Scams Targeting The Elderly
Older adults are not only taking precautions to protect themselves against the coronavirus disease 2019 (COVID-19), they are also watching out for scams targeting the elderly.
As the COVID-19 outbreak continues, police authorities and state attorneys general nationwide are warning seniors and their family members to be on the lookout for grandparent scams, IRS imposter scams, fake lottery winner notices, and other scams designed to con older adults out of their money.
Since the passage of the Elder Abuse and Prosecution Act of 2017, the Federal Bureau of Investigation (FBI) has been partnering with other law enforcement agencies to crack down on the growing trend of fraud against the elderly.
According to the FBI, an estimated 2 million older adults in the United States lose more than $700 million each year to scammers. If caught, swindlers can face elder abuse charges that may carry penalties of imprisonment upon conviction.
The Grandparent Scam
The grandparent scam is one of the most common scams reported by older adults and their family members. The scam starts with a frantic phone call from a fraudster posing as the person’s grandchild. The calls are usually urgent in nature with the scammer claiming to be in a desperate situation and in immediate need for money to get out of the predicament.
The amount of money requested varies depending on the circumstances. In one instance, a grandmother wired $60,000 to an out-of-state bank after a scammer posing as her grandson and another posing as a lawyer, said the grandson had been arrested on drug charges.
In another case, a fraudster posed as an 82-year-old woman’s cousin. The con artist knew her name and her cousin’s name, which is why she believed he was involved in a serious accident that injured a girl and needed $5,100 for bail.
The woman went to the bank to withdraw the money, and met a man in a parking lot, per the scammer’s instructions, and turned the money over to him.
Fortunately, the police discovered the scammer’s true identity and obtained a warrant for the 27-year-old man’s arrest on felony charges of larceny of $1,200 or more by false pretense and from a person 60 or older.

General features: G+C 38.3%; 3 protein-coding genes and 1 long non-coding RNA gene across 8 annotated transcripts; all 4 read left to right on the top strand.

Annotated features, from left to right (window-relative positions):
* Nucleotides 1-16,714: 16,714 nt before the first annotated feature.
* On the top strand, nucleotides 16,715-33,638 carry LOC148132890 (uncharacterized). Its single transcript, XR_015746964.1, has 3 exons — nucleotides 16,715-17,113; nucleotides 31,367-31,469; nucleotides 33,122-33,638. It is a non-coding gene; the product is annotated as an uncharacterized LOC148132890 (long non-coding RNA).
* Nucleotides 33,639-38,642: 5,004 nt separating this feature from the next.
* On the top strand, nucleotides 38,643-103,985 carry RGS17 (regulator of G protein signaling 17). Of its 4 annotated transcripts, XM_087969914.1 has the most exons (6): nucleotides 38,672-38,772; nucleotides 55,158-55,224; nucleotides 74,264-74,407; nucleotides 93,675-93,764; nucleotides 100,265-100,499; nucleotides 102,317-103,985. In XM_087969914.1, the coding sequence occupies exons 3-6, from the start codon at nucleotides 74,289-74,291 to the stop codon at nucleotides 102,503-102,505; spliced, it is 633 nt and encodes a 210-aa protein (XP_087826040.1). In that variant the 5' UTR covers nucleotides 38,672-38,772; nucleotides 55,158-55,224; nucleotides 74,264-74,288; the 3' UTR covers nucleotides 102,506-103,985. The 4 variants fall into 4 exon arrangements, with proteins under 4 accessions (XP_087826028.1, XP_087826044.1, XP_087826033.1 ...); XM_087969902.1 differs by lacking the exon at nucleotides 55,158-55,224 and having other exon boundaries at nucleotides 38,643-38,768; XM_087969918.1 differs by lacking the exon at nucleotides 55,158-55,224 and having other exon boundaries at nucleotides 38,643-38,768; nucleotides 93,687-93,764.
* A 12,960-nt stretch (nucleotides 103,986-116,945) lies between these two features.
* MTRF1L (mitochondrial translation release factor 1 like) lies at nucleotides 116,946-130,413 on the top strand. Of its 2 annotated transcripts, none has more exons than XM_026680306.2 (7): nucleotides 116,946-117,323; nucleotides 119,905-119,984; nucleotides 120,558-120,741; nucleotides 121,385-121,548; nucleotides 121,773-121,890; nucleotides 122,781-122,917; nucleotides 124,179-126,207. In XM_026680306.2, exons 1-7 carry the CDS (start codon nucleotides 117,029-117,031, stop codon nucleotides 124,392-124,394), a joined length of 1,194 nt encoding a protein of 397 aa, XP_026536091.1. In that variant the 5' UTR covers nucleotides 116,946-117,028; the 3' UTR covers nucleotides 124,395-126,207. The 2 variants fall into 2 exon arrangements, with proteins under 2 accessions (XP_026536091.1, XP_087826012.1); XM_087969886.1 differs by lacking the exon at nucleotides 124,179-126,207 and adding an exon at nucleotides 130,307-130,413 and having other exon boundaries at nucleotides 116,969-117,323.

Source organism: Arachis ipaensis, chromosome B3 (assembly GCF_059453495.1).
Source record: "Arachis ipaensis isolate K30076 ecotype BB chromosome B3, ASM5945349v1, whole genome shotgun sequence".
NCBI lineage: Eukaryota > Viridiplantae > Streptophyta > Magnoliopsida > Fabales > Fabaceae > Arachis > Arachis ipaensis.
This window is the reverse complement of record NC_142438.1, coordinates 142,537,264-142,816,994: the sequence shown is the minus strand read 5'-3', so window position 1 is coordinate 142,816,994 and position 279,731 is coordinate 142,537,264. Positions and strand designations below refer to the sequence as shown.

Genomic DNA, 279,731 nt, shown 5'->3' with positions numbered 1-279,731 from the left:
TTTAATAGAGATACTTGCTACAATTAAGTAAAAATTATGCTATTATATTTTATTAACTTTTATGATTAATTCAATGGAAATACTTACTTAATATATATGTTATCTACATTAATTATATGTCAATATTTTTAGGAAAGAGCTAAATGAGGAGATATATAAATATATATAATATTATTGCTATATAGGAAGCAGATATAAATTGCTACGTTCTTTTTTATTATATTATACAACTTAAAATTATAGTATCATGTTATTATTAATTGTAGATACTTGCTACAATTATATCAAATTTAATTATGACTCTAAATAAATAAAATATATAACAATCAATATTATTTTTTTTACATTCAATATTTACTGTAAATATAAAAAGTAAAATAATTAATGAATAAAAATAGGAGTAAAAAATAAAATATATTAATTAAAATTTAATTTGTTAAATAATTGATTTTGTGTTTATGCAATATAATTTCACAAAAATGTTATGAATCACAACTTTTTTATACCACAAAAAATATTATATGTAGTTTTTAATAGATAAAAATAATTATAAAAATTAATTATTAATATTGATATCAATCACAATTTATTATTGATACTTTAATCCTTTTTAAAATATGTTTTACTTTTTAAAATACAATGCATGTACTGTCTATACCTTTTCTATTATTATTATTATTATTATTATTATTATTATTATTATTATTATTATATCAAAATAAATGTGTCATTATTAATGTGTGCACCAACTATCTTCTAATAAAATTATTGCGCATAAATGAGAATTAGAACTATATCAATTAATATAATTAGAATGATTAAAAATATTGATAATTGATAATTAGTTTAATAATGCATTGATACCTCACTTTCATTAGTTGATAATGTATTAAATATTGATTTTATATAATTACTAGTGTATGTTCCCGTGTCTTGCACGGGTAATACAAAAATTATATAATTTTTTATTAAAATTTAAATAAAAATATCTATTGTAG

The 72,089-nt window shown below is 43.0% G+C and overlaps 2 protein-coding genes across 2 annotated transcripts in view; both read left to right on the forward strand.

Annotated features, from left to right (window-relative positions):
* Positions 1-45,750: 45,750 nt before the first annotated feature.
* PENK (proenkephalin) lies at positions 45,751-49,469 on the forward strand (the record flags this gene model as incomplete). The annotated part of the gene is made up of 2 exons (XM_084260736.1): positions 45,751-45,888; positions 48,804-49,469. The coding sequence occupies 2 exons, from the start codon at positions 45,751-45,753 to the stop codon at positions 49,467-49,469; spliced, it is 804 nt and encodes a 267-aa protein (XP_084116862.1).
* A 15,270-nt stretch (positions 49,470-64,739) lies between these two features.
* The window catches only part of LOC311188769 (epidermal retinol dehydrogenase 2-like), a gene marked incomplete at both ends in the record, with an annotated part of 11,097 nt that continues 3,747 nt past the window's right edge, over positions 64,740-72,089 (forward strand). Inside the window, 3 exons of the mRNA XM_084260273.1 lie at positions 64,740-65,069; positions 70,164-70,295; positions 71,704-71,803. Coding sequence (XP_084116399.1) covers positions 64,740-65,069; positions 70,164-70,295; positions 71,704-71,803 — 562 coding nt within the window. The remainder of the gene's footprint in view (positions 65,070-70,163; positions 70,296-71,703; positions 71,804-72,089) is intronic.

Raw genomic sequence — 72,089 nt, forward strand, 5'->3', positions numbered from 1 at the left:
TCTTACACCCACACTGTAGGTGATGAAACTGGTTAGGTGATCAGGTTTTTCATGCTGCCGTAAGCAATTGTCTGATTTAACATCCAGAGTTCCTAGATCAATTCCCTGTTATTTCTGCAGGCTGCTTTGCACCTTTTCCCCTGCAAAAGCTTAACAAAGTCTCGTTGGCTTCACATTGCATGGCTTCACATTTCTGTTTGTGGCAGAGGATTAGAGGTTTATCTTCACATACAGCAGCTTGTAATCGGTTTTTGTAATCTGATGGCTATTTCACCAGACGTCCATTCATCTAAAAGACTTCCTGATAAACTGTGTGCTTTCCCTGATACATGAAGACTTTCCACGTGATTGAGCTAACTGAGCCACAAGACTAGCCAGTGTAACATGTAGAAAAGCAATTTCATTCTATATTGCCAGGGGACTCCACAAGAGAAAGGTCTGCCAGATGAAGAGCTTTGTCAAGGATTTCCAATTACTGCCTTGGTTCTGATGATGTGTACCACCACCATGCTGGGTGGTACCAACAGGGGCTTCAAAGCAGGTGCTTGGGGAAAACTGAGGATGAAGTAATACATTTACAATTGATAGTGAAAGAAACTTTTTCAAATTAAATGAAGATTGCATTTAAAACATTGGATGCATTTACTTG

“You Have Won but First Send Money!”
Seniors are encouraged to hang up the phone if someone calls claiming that they have won a lottery or sweepstakes that they have never heard of or entered.
Scammers contact older adults with a phone call or through mass mailings to announce that they have won—or may be eligible to win—prize money. However, in order to receive the prize, the “winners” must first send a check to verify their banking information, or send money via a wire transfer, or pay a fee or tax.
The Federal Trade Commission and state lottery officials advise older adults to never pay out money or provide personal or financial information to claim prize money.
Also, a state lottery’s website provides information on how the office notifies winners of its various games. Sweepstake entrants are encouraged to read the fine print and requirements of any contests prior to entering.
Stimulus Check Scams
Older adults have been the target of stimulus check scams even before Congress passed the Coronavirus Aid, Relief, and Economic Security (CARES) Act. The CARES Act provides economic relief to individuals and businesses affected by the COVID-19 pandemic.
The IRS sent an Economic Impact Payment, more commonly known as stimulus checks, of $1,200 to people who are single and $2,400 to married couples who jointly file income taxes.
Scammers contacted seniors via email, text messages, and social media claiming that they could help older adults get their checks. The seniors, however, must first provide personal or financial information. The con artists would take this information and steal the money.
At the same time, some nursing homes were taking stimulus checks away from Medicaid recipients. Medicaid pays 100 percent of costs at skilled nursing facilities approved by Medicaid.
Under some circumstances, nursing home residents receiving Medicaid are required to sign over resources to contribute to the cost of their care. Some nursing homes considered stimulus checks as additional income for Medicaid residents.
Federal agencies and state attorneys general, however, directed nursing homes to return the money because the IRS says stimulus checks are tax credits—and not income— under the CARES Act. According to the U.S. Tax Code, tax credits do not count as income or resources to be included in determining eligibility for federal relief programs.
Seniors Urged to Report Scams
Older adults are often the targets of crime because they are more likely to be trusting, polite, and have financial savings, according to the FBI. Besides that, older adults are less likely to report being swindled because they may not know how to report it or they may be too ashamed or embarrassed over what happened, the FBI says.
What’s more, seniors might also worry that their family members may believe that they can easily be duped and can no longer manage their own financial matters.
Police authorities and advocates for seniors urge older adults who believe they have been victims of a scam to report scams or attempted scams to their local police department, or their state attorney general’s office.
Seniors who believe they have been victims of a scam can also lodge a complaint with:
- The Federal Trade Commission online at https://www.ftccomplaintassistant.gov/#crnt&panel1-1 or by calling 1-877-FTC-HELP (382-4357)
- AARP Fraud Watch Network Helpline: 877-908-3360